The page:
Count your blessings
Psychologists who study the science of gratitude (yep, there are people who get paid to do this) believe that honing our appreciation skills could have major health and emotional benefits. Even when times are tough (perhaps especially when times are tough) looking for a silver lining, no matter how elusive it may seem at the time, will help you become a stronger person in mind and body.
Power of positive thinking
Adopting the habit of practising gratitude every day can make you feel content and boost your emotional wellbeing. Plus, this optimistic and enthusiastic approach to life will strengthen your personal relationships.
Studies show having a grateful outlook also decreases feelings of stress, depression, anxiety, anger and isolation. When we are truly thankful for what we have, and share that feel-good vibe with others, the resulting emotional warmth releases a surge of the hormone oxytocin from our brains into our bodies.
Often called the ‘love’ or ‘trust’ hormone, oxytocin helps fight free radical damage and inflammation. It also reduces levels of the stress hormone cortisol, which in turn lowers blood pressure, protects the heart and boosts immunity.
Lemons or lemonade?
Having an attitude of gratitude is more than just saying ‘thank you’ for what you receive, or acknowledging people who do things for you – although that’s incredibly important. It’s about shifting focus away from the negative and onto the positive in any given situation, noticing everyday miracles and simple beauty all around you. And just maybe it’s also realising that life could be a heck of a lot worse!
It doesn’t necessarily mean that everything in your life is hunky-dory, or you should settle for any less than what you dream. It just means you have a deeper appreciation for everything you already have, rather than taking it for granted. Anyone can learn to live life in a more optimistic, gracious state of mind. You don’t need to be religious, or even particularly spiritual – all you need is an open heart and a willingness to see the world around you with fresh eyes. Plus, the more you practise being thankful, the better you’ll become at it and, soon, it will be second nature.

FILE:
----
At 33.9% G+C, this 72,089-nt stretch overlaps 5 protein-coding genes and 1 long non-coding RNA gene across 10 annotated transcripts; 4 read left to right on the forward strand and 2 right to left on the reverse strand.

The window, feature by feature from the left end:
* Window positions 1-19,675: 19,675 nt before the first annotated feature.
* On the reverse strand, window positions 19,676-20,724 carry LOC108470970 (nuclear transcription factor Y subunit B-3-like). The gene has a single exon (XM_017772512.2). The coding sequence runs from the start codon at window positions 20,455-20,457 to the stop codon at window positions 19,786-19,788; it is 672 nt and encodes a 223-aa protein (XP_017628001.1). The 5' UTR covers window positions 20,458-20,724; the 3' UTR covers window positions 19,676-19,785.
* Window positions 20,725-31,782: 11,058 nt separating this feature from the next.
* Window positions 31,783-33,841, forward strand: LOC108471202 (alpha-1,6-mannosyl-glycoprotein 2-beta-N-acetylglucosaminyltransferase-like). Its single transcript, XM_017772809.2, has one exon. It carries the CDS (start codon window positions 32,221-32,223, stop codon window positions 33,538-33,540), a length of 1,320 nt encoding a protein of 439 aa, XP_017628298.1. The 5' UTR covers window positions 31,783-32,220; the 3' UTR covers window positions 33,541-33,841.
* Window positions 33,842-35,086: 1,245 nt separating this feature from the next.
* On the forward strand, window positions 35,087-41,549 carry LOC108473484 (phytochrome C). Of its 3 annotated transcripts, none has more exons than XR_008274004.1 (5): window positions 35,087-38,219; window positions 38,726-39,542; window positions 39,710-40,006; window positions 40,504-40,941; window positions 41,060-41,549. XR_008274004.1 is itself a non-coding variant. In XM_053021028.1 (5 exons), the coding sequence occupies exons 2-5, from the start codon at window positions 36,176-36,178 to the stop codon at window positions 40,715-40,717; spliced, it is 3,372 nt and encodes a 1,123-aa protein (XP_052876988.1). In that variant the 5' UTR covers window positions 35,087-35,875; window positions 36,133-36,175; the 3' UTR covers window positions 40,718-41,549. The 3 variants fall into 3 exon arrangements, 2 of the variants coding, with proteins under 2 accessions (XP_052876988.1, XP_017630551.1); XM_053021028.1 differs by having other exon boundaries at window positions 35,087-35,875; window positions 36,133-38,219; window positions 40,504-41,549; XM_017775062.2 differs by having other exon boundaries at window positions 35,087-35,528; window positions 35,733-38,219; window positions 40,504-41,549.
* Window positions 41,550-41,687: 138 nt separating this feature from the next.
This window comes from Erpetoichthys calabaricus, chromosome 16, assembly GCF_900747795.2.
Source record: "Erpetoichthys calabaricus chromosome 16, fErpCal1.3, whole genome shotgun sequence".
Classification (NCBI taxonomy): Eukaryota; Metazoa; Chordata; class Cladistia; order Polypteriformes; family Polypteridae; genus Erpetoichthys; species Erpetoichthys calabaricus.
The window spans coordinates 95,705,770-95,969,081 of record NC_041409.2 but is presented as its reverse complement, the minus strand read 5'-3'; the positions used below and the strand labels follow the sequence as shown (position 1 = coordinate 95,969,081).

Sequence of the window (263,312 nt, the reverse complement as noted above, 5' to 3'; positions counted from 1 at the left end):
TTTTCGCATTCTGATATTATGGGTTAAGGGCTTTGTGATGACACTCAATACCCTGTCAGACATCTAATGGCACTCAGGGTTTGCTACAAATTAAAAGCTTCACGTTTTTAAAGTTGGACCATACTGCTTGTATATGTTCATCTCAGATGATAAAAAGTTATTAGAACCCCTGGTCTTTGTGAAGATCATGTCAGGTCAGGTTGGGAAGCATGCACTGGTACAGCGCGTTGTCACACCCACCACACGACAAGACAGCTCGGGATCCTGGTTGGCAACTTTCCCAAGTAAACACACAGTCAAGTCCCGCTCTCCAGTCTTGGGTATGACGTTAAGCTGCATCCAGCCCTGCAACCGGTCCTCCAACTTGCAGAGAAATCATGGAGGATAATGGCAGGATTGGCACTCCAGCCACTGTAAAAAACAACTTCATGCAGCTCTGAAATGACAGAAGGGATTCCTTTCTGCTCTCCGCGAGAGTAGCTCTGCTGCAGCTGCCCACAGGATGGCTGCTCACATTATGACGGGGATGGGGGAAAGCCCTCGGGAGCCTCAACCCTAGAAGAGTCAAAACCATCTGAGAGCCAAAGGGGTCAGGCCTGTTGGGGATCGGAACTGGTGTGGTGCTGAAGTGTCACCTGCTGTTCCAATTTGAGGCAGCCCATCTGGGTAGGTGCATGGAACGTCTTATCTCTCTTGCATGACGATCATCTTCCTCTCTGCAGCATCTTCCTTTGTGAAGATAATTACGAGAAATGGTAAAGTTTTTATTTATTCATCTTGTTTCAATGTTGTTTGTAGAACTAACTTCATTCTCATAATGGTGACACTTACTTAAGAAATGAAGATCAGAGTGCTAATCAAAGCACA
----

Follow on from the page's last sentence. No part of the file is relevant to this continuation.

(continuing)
5 ways to be truly grateful
1. Start a journal and make a point of writing down four or five things each day that made you feel thankful. It could be anything, large or small – a sunny day, great cup of coffee, no traffic on your commute, an unexpected phone call from a friend. Remember to find joy in small pleasures as well as life’s bigger wins.
2. Take a moment and imagine losing what's most precious to you – this will help you realise what you should be thankful for. Whoever first uttered the expression, ‘You don’t know what you’ve got till it’s gone’ was on the money.
3. Say thanks and express warm gratitude for even the smallest of gestures and kindness shown to you. Don't forget to include your nearest and dearest - often the people we are closest to are the same people we take for granted the most. Being told 'thank you' also makes those who hear it feel good, too.
4. Spread the world by teaching your kids how to adopt this feel-good frame of mind. It will set them on a track for a lifetime of happiness - no matter how many curve balls are thrown at them!
5. Make the best of bad situations and know that, although you can’t always see it at the time, positives can be found in times of sadness and trouble, too. From adversity springs insight, strength, wisdom and courage – shaping you into a stronger person.